It’s much less pompous to review the past year than to preview the next. There’s commendably little vanity involved, if one does it right; and a constructive look back can also be instructive. So in that spirit, I give you the truly good, the truly bad, and the truly ugly from India in 2015.
First the good:
* Modi proved himself India’s most internationalist PM since Nehru. Unlike Nehru’s, Modi’s foreign relations are not preachy or sentimental, but are a hardheaded quest for national advantage. Where Nehru offered the world a postcolonial India with its awkward neuroses and principles, a post-nonalignment Modi looks at the world as he would at an a la carte menu, picking from platters that best suit his hunger for national security. Japan and the US were embraced; Russia was reassured, and ties with Britain boosted; China got the clear jolt of a new Indian confidence; and friendship was strengthened with Afghanistan and Bangladesh.
* Asha Devi did India a mighty cultural and social service by speaking aloud in public the name of her daughter, Jyoti Singh, whom we’d come to know, lazily, as “Nirbhaya.” In doing so, she returned dignity and identity to the victim of a most heinous gangrape, while striking a blow against patriarchal taboos.
* For long India’s Cinderella-sport, hockey bounced cricket off the headlines when India’s men won a bronze in the World League, the first medal in a global competition in 33 years. The defeat of Holland in the 3rd-place playoff was a gorgeous, blissful national tonic.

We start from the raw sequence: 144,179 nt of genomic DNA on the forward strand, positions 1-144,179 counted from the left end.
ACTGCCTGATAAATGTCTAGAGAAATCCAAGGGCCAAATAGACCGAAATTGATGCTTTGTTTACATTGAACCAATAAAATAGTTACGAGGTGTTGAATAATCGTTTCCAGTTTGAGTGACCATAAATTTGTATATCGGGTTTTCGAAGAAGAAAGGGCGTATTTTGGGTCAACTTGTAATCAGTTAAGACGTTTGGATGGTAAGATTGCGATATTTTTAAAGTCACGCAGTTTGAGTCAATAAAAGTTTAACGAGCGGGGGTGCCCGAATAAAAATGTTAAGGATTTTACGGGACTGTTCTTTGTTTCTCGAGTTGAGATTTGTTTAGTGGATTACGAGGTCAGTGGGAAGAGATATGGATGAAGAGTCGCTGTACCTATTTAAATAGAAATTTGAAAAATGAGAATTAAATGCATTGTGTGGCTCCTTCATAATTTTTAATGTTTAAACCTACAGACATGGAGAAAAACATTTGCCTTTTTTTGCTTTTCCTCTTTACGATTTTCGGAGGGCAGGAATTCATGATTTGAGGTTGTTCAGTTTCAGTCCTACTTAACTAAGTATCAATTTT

Next the bad:
* Economic reform continues to suffer from a lack of responsible focus. Modi has let India down, preferring rhetoric to action. He needs to find some real “doers” in his Cabinet and articulate an economic strategy that creates jobs, fixes the diseased banking system, cuts down the size of government, slashes subsidies, privatises the public sector, and cuts the budget deficit. Oh, and VAT and a national bankruptcy code would be useful, too.
* The shafting of Nepal has to count as Modi’s worst blunder to date. It was insane to sacrifice relations with our friendliest neighbour for the sake of a few extra votes in Bihar — which the BJP didn’t get, anyway. Nepal was kicked into China’s orbit in a grotesque own-goal.
* The defeat in the Lok Sabha of Shashi Tharoor’s Bill to decriminalise homosexuality confirms Indian society as fundamentally retrograde. We can no longer blame Victorian Britain for our moral and sexual intolerance. Want humbug? Make in India!
Finally, the ugly:
* The public decomposition of the Congress party has been an embarrassment to Indian democracy. Just when India needs a strong, secular national Opposition, its oldest party has shrunk to the size of a rancorous, dynasty-ridden, brainless political midget. The Gandhi family has become gangrene. Its amputation is the only answer.
Fetch a doctor!
* The acquittal of actor Salman Khan in the homicide of a homeless man has laid bare a truth that India has known since Independence: there is naked impunity from criminal responsibility for the country’s rich and famous. The Bombay High Court’s verdict is a source of stomach-churning shame.
* Stomach-churning, too, was the lynching in Uttar Pradesh of Mohammad Akhlaq, a Muslim man, on suspicion of eating beef. The place of his killing, Dadri, will go down in India’s long list of theatres of atrocity. As of this despondent writing, the Prime Minister has yet to man up to a clear condemnation of the murder.
The writer is the Virginia Hobbs Carpenter Fellow at Stanford University’s Hoover Institution.
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